finishing fourth at NCAAs and on
the podium for the first time since
2002, is back on the map.
"I feel like we're redeeming
Michigan from the 2000 (season),"
Elkind said. "(The 1999 champion-
ship team was) basically starting a
dynasty like Oklahoma, and then
just hit a real down trend in the
program. I think we're starting
to spark Michigan as an elite pro-
gram again."
Despite its youth - eight soph-
omores and six freshmen - the
team dedicated itself to one goal
this season: It would not watch
team finals from the stands.
"I was on podium freshman and
senior year," said fifth-year senior
co-captain Justin Laury, the only
current Wolverine who had ever
stood on the NCAA podium before
last Friday. "Definitely by far this
one (feels better). ... Freshman
year, I didn't know what else to
expect. This year it meant a lot
more because of what we had to go
through the whole season."
From the start, the Wolverines'
newfound resolve was obvious.
They tacked up preseason rank-
ings and articles in the gym, all
predicting another disappointing
year, determined to prove their
doubters wrong.
And in the first meet of the
season, the Windy City Invi-
tational, Michigan blew the
competition away, claiming
the Invitational's top award as
a team - the way it would do
everything this season.
The Wolverines continued their
reemergence as a gymnastics
pewer, obliterating Iowa in their

Senior Aaron Rakes helped Michigan return to the podium for the first time since
2002, and the Wolverines expect the finish to be even higher next year.

first dual meet before notching
two historic wins - one against
then-No. 3 Oklahoma in Ann
Arbor, the other against then-No. 2
Penn State in State College. Michi-
gan was the only team to best Penn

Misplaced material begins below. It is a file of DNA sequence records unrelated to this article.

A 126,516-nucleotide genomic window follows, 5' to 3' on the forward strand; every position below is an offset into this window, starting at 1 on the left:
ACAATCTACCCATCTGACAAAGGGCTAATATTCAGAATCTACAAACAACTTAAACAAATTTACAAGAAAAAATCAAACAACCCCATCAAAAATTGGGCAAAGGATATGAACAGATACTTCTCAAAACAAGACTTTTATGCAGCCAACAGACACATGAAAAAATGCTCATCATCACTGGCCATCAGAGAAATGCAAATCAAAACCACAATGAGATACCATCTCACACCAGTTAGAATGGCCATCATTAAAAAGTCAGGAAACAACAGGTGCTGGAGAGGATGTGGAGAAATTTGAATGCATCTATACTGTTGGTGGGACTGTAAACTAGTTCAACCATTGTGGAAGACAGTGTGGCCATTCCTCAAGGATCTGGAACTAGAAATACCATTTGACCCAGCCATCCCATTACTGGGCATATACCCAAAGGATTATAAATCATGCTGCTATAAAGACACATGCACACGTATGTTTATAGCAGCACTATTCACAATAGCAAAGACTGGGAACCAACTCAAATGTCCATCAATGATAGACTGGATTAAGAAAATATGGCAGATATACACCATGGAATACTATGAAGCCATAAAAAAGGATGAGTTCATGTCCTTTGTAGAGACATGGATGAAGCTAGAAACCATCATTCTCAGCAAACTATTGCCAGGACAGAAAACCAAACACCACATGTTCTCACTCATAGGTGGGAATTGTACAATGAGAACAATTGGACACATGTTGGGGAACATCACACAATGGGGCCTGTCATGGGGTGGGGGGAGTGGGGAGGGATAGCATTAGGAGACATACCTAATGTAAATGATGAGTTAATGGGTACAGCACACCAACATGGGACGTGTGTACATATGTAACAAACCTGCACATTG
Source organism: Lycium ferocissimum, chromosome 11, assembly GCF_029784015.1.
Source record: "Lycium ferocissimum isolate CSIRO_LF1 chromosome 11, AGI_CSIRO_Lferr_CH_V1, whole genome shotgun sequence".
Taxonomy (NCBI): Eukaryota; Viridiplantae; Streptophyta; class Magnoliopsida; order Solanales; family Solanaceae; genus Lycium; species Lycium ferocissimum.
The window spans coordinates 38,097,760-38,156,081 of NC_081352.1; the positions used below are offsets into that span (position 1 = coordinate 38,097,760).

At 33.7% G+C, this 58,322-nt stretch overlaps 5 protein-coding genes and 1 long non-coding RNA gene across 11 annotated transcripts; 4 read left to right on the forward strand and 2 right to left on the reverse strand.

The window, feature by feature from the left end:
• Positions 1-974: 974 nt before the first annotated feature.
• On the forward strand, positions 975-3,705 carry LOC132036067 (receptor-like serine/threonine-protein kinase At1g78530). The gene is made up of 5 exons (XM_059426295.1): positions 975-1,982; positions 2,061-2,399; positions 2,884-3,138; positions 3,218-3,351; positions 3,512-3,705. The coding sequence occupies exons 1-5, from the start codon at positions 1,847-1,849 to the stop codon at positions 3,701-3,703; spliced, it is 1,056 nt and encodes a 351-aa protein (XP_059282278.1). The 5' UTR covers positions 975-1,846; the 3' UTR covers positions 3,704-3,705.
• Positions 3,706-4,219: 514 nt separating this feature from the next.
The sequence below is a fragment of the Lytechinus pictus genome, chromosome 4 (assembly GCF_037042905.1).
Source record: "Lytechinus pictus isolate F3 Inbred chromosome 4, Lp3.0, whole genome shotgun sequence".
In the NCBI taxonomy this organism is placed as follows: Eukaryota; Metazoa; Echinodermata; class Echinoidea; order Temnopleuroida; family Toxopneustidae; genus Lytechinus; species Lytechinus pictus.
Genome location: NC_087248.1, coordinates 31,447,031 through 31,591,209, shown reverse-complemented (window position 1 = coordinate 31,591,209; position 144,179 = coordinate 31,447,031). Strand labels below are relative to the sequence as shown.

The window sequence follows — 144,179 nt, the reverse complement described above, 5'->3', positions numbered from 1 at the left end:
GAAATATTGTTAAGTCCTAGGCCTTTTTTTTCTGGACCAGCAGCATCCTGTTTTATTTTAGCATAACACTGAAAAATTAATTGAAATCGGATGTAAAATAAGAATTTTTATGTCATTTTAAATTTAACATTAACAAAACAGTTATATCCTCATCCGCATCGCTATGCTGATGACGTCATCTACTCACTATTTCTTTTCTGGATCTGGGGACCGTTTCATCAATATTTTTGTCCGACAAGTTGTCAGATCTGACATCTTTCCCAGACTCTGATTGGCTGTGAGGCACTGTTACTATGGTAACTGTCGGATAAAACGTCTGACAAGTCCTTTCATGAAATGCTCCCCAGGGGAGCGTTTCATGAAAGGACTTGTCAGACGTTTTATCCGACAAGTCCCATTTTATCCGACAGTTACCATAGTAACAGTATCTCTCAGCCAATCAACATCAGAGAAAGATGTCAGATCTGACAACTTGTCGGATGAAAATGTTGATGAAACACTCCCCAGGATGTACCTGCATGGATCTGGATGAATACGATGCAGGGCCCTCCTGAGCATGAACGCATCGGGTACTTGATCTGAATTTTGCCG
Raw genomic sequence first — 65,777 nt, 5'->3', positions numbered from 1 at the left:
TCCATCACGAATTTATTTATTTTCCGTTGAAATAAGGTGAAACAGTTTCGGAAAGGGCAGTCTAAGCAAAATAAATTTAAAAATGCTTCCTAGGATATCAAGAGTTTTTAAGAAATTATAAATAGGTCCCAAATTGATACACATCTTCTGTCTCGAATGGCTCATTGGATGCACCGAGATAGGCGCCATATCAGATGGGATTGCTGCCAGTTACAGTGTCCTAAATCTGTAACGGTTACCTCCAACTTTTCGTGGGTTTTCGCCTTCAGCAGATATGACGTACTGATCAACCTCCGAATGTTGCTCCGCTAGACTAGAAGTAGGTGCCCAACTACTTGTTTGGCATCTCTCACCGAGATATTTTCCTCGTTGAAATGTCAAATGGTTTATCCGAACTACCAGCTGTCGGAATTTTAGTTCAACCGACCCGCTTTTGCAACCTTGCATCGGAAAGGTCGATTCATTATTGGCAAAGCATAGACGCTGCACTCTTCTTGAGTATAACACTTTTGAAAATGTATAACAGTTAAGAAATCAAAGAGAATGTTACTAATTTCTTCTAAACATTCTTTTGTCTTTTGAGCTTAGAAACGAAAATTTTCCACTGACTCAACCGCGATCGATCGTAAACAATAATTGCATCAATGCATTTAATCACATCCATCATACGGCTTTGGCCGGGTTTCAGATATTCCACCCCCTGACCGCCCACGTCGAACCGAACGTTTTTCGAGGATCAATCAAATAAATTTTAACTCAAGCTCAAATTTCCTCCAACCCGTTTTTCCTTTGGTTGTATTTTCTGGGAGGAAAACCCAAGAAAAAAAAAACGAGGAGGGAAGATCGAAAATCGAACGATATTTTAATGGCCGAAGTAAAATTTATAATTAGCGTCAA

State at home in 2007.
"Beating Penn State in our dual
meet (was my favorite moment of
the season)," senior Aaron Rakes
said. "I almost cried I was so
happy."
Though they struggled in the
second half of the season with
consistency and injuries, the Wol-
verines hit at NCAAs when it mat-
tered most. And even though they
didn't finish first, this season will
always sparkle in their memories,
especially for the three seniors.
Elkind gained All-America sta-
tus for the first time in his career
with his fourth-place finish on
parallel bars. Laury, despite inju-
ries that limited him all season,
realized his dream of making it
back to the all-around at NCAAs
and also earned All-America hon-
ors. And Rakes won a Big Ten high

bar championship.
"This was the most enjoyable
seasonofmy career, and Iwouldn't
change any of the experiences that
I had," Rakes said. "I don't have
regrets this year. ... I love this
team, and at NCAAs when I saw
the other teams and their friend-
ships I realized that I made the
right decision with competing for
Michigan."
Said sophomore Ralph Rosso:
"It's pretty sad to see (the seniors)
go. But we'll never stop being
teammates. We'll never stop being
family."
With the majority of the team
returning and several top-notch
recruits scheduled to arrive, next
year should be just as jam-packed
with excitement and amazing
memories as this one.
"I think they better rank us No.
1 (going into next season)," Rosso
said. "(With) our freshmen com-
ing in, junior national team mem-
bers, (and) having pretty much our
whole team back because we're so
vounge- people better watch out."

The year may be over, but the
Daily isn't going anywhere.
Our summer weekly
edition begins May 1.

Until then, go to michigandaily.com
for Web updates and blog posts.